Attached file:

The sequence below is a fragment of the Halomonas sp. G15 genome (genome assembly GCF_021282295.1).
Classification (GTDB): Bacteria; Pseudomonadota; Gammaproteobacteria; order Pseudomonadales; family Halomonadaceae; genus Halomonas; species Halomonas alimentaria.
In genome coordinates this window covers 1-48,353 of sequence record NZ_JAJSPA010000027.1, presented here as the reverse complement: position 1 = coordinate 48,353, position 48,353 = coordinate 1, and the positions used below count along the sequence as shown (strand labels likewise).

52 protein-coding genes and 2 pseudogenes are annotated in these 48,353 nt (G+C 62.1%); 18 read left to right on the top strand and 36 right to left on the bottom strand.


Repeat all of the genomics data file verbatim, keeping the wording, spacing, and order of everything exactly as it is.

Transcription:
The sequence below is a fragment of the Halomonas sp. G15 genome (genome assembly GCF_021282295.1).
Classification (GTDB): Bacteria; Pseudomonadota; Gammaproteobacteria; order Pseudomonadales; family Halomonadaceae; genus Halomonas; species Halomonas alimentaria.
In genome coordinates this window covers 1-48,353 of sequence record NZ_JAJSPA010000027.1, presented here as the reverse complement: position 1 = coordinate 48,353, position 48,353 = coordinate 1, and the positions used below count along the sequence as shown (strand labels likewise).

52 protein-coding genes and 2 pseudogenes are annotated in these 48,353 nt (G+C 62.1%); 18 read left to right on the top strand and 36 right to left on the bottom strand.